The thing about Hopf Rinow Theorem

Lemma 1: {M} is a Riemannian manifold. {\forall p\in M}, {\exists\,} neighborhood {N} of {p} and {\epsilon>0} such that {\exp_p:B_\epsilon(0)\rightarrow N} is a diffeomorphism and any two points in {N} can ve connected by a unique geodesic with length smaller than {\epsilon}.

Lemma 2: {p\in M}, {r} is small enough such that {\exp_p:B_r(0)\rightarrow N_r(p)=\exp(B_r(0))} is a differeomorphism, then for any {q\not \in N_r(p)}, {\exists \,q'\in \partial N_r(p)} such that

\displaystyle d(p,q)=r+d(q',q)

Proof: {d(\cdot,q)} is a continuous function on {\partial N_r(p)}. Since {\partial N_r(p)} is compact, then {\exists\, q'\in \partial N_r(p)} such that

\displaystyle d(q',q)=\inf\{d(\tilde{q},q)|\tilde{q}\in\partial N_r(p)\}

Suppose {\gamma_n} is a minimizing sequence of {d(p,q)}. For any {\gamma_n}, there exists {q_n\in \partial N_r(p)\cap \gamma_n}, then

\displaystyle L(\gamma_n)\geq d(p,q_n)+d(q_n,q)\geq r+d(q',q)

Letting {n\rightarrow \infty}, {d(p,q)\geq r+d(q',q)}. By the triangle inequality,

\displaystyle d(p,q)= r+d(q',q)


Thm(Hopf-Rinow) The following statements are equivalent for Riemannian manifold {M}:
(1) {M} is a complete metric space, where the metric is induced by

\displaystyle d(p,q)=\inf\{L(\gamma)|\gamma\text{ is a curve connects } p,q\}

(2)The closed and bounded sets of {M} are compact.
(3){\exists \,p\in M} such that {\exp_p} is defined on all of {T_pM}.
(4) {\forall\,p\in M}, {\exp_p} is defined on {T_pM}
Furthermore, each of the statements {(1-4)} implies
(5) Any two points {p,q\in M} can be connected by a geodesic of shortest length. Proof: Let us prove {(3)\Rightarrow (5)} firstly.
By lemma 2, there exists {r>0} and {q'} on {\partial N_r(p)} such that

\displaystyle d(p,q)=r+d(q',q)

Suppose {q'=\exp_ptv} for some {v\in T_pM}, {||v||=1}, then {\gamma(t)=\exp_ptv} is defined on {[0,\infty)} by assumption. Consider {\{t|t\in [r,d(p,q)]\}} satisfies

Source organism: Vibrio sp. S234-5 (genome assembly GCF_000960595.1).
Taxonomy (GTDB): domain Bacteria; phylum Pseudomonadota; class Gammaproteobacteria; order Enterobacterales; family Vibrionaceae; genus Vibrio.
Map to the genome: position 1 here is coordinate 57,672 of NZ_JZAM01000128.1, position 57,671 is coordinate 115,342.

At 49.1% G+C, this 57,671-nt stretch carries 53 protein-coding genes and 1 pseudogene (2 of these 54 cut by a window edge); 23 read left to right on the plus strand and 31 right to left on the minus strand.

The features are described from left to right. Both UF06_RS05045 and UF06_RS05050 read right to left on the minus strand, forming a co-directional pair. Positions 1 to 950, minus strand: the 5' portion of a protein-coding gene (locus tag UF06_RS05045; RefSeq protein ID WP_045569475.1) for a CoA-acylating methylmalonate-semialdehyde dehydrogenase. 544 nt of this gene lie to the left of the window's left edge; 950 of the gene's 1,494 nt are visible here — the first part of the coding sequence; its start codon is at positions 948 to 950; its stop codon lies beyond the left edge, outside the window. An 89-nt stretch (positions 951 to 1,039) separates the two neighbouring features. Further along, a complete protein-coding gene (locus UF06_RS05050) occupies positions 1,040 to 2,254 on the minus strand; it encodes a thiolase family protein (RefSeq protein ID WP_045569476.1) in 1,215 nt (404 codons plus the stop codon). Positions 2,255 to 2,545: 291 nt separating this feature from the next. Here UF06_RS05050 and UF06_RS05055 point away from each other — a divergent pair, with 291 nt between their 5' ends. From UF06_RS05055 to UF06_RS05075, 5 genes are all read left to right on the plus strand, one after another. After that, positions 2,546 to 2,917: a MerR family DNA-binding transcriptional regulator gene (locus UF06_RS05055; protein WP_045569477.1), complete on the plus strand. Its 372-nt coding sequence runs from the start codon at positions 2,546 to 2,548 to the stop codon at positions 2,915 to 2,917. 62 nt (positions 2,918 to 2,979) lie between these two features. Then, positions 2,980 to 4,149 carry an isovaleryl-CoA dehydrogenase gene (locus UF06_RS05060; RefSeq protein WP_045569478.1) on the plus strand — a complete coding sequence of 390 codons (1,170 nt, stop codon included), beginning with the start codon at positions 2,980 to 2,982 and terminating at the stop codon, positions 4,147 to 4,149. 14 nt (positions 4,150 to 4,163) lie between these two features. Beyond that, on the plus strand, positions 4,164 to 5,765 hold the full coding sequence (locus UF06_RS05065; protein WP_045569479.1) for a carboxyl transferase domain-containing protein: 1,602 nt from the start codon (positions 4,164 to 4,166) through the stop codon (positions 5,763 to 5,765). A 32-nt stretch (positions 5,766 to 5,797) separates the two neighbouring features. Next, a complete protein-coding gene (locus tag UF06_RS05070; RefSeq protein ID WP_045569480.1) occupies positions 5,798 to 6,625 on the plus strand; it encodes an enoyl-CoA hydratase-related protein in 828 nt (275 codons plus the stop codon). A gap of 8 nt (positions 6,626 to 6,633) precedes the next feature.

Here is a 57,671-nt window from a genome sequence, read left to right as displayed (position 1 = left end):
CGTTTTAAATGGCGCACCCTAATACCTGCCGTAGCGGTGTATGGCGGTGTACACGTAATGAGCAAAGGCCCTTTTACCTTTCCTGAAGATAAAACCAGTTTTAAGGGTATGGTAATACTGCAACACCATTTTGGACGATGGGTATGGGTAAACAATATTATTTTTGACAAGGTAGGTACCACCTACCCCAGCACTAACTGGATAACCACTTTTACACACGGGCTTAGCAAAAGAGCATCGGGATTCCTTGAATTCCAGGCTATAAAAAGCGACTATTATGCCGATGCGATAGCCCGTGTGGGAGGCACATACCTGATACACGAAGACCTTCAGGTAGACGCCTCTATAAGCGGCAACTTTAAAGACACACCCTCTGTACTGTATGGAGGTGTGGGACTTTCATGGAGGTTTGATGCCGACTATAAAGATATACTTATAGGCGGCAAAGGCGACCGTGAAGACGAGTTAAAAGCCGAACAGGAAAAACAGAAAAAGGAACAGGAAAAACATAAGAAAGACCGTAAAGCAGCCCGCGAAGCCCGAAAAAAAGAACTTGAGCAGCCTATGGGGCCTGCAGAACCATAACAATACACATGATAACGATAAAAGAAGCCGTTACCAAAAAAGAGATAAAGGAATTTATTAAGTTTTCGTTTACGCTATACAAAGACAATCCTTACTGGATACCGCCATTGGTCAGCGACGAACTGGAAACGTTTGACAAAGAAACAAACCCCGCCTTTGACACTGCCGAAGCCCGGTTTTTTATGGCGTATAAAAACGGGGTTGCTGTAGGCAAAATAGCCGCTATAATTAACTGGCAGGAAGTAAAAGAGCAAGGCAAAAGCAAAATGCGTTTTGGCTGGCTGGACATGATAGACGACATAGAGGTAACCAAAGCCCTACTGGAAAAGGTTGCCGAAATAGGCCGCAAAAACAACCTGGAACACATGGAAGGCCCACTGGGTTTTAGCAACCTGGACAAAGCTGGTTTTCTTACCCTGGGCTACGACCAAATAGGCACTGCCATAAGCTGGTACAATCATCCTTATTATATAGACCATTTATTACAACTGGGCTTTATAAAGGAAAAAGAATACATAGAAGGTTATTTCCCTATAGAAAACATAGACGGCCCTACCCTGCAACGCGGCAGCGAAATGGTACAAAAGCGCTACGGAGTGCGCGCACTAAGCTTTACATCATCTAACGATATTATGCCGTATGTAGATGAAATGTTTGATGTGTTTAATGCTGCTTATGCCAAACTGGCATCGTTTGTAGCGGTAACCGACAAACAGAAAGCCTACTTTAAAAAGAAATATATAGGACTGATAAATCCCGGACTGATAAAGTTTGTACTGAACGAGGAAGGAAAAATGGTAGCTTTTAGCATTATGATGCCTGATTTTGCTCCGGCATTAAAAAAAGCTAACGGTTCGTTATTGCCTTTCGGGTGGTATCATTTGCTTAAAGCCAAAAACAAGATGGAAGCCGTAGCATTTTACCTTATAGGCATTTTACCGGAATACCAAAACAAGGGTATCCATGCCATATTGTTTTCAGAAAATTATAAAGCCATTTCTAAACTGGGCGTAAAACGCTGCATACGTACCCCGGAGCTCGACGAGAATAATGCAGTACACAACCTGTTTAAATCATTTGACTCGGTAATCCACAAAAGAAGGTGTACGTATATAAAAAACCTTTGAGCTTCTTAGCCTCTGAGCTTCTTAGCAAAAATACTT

\displaystyle d(p,q)=t+d(\gamma(t),q),

denote such points as {I}. {I} is nonempty as {r\in I} and it is closed by the sake of continuity.
Suppose {t_0=\max_{t\in I}t}. If {t_0=d(p,q)}, we are done. Otherwise consider {q_0=\gamma(t_0)}, by lemma 2, {\exists\,\epsilon>0} small enough, {q''\in\partial N_\epsilon(q_0)} such that

\displaystyle q\not\in N_{\epsilon}(q_0),\quad d(q_0,q)=\epsilon+d(q'',q)


\displaystyle d(p,q)=t_0+\epsilon+d(q'',q)

We are going to prove {q''=\gamma(t_0+\epsilon)}. From the triangle inequality

\displaystyle d(p,q'')\geq d(p,q)-d(q'',q)=t_0+\epsilon

\displaystyle d(p,q'')\leq d(p,q_0)+d(q_0,q'')=t_0+\epsilon

then we must have {d(p,q'')=t_0+\epsilon}. Then the union of {\gamma([0,t_0])} and the geodesic from {q_0} to {q''} constitutes a shortest curve from {p} to {q''}, therefore it must be a geodesic. By lemma 1, such geodesic is unique with given initial values. So it must concider with {\gamma(t)} in the {N_\epsilon(q_0)}, which means {q''=\gamma(t_0+\epsilon)}. Then

\displaystyle d(p,q)=t_0+\epsilon+d(\gamma(t_0+\epsilon),q)

This contradicts the fact {t_0} is maximal. So {t_0} must be {d(p,q)}, and the curve {\gamma([0,t_0])} is just the minimal geodesic connects {p} and {q}.

{(4)\Rightarrow (3)} Evidently

{(3)\Rightarrow (2)} Suppose {K} is a bounded set in {M}. From {(5)} we know, {K} can be contained in {\exp_p B_r(0)} where {B_r(0)\subset T_pM} for some {r} large enough. Since {B_r(0)} is compact and {\exp_p} is a continuous mapping, then {\exp_p B_r(0)} is compact, therefore its closed subset {K} is compact.

{(2)\Rightarrow(1)} Any cauchy sequence in {M} is bounded, its closure is compact by {(2)}. Then it must have a converge subsequence and being cauchy, it has to converge itself.

{(1)\Rightarrow (4)} For any {p\in M}, we need to prove {\exp_ptv} is defined on {[0,\infty)} for any {v\in T_pM}. Consider {t_n\nearrow T<\infty} and {\exp_p tv} is defined on each {t_n}, denote {\exp_pt_nv=q_n}.

Since {d(q_n,q_m)\leq |t_n-t_m|}, {\{q_n\}} is a cauchy sequence, {\exists\, q\in M} such that {q_n\rightarrow q}. Since there exists a neighborhood of {q}, say {N_\epsilon(q)}, such that {\forall z\in N_\epsilon(q)}, any geodesic starting from {z} can be extended at least up to length {\rho_0>0}.

For sufficiently large {n}, {q_n\in N_\epsilon(p)} and {d(q_n,q)<\rho_0}. {\exp_ptv|_{[t_n,t_{n+1}]}} is a curve starting from {\gamma(t_n)}, then it can be extended at least up to length {\rho_0}. By the uniqueness of geodesic, {\exp_ptv} can be extened beyond {q}, namely {q=\exp_pTv} is well defined. So {\exp_p} is defined on whole {[0,\infty)}.


Remark:  Should thank Bin Guo’s picture

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